5 Quick Tips for Designing a Chatbot Personality

One of the most important features of your chatbot is its personality. Since your digital assistant chats with customers in a one-on-one setting, it represents your company on a personal level.

If your chatbot doesn’t have an attractive personality, it will provide a tepid and robotic user experience. According to a Statista survey, almost 50% of respondents stated that their biggest issue with digital assistants was that they prevented them from speaking to a live person.

A chatbot with a well-designed personality will ensure your customers have an enjoyable experience, leading them to the right member of your team before they get frustrated. Here is what you need to do to create a fun and engaging chatbot personality.

The Perfect Mix of Human and Robot

Most businesses want their chatbots to pass as humans. However, not letting your website visitors know they are speaking to a robot is one of the biggest mistakes you can make.

Have your new digital assistant introduce itself as a chatbot. Your website users will be more open to the idea of chatting with a machine if you are transparent from the start.

For example, your chatbot can start every conversation with, “Hi Ann! Mr. Android here. I can help you get a quote, schedule an appointment, or connect you with an agent.”

The welcome message should make it clear that the prospect is talking to a machine. It’s true that you need to aim for human experience to win over customers, but a robot with a human face and name is not the way to go.

Consider the Use Cases

The behavior and personality of your new digital assistant should be in line with its purpose. How you should design your chatbot’s personality largely depends on your line of business.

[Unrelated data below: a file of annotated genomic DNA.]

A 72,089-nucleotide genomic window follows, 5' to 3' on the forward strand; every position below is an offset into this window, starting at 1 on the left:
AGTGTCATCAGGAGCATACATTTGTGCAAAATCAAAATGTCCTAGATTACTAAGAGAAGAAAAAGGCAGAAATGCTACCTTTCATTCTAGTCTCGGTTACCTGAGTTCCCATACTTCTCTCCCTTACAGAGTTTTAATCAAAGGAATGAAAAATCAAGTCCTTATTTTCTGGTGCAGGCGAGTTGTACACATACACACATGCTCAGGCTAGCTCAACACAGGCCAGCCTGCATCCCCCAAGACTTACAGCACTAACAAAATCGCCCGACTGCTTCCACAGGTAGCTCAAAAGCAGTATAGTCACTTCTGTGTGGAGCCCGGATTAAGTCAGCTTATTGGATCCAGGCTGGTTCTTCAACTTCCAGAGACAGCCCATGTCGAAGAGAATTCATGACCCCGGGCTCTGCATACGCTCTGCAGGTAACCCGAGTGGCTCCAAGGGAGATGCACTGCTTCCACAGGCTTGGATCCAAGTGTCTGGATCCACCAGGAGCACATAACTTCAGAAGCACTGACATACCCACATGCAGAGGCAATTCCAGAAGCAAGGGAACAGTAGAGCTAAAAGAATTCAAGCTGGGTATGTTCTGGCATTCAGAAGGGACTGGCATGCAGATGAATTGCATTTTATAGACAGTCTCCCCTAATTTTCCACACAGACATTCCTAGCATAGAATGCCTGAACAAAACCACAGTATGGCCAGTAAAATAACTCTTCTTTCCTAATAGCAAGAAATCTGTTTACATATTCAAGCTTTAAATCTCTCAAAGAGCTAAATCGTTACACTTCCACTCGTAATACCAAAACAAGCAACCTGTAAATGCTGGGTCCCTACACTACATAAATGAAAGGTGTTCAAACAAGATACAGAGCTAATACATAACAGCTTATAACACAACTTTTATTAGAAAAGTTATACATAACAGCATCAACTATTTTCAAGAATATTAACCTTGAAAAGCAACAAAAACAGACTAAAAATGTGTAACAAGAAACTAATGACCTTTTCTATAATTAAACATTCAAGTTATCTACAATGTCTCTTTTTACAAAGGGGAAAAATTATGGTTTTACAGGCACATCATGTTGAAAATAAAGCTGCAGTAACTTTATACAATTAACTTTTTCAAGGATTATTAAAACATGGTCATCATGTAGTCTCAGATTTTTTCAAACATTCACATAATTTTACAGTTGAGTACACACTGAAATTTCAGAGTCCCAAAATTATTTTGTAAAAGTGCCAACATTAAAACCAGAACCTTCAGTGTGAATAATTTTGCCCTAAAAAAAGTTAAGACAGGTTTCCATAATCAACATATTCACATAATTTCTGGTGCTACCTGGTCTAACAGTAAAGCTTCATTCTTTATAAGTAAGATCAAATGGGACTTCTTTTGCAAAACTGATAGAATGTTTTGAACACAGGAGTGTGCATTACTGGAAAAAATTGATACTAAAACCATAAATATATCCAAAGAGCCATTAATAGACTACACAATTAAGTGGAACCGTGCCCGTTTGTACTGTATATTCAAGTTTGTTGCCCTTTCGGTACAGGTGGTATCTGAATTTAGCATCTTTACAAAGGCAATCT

So, one of the first things you need to do is predict the use cases for your chatbot. For instance, if you are an insurance provider, the use cases for your insurance digital assistant can be helping people file claims, change policies, and find quick answers in an emergency.

For such use cases, when the chatbot is expected to conduct serious conversations, you don’t want a digital assistant that gives clever and witty responses. Instead, it should be straightforward and efficient when asking and answering questions.

Consider the Personality of Your Buyer Persona

You should keep in mind the key personality traits of the end-user when designing the personality of your chatbot. Writers often write in the way their audience speaks, mirroring their personality. You can do the same with your chatbot.

For instance, if your customer base is made of middle-aged adults, you don’t want to create a chatbot with a teenage-like persona. Take the time to learn about the personality of your target audience.

For starters, you will need to create a buyer persona. If the personality of your chatbot mirrors that of your clients or customers, it will be more likable.

Take time to learn about the day-to-day language habits, pop culture interests, and life experiences of your customers. It will help you decide how much info, humor, and friendliness you chatbot should use.

For instance, the Wall Street Journal knows that their average reader is a middle-aged person that earns $200k a year, so they designed their chatbot to greet readers with a simple “Hello!” and quickly move into news choices. Since WSJ’s buyer persona is a busy professional, this is an ideal choice.

However, if you are targeting Millennials and gen Zers, you might want a digital assistant that is less formal. For example, Domino’s designed their chatbot to be a bit goofy because their target audience responds well to humor.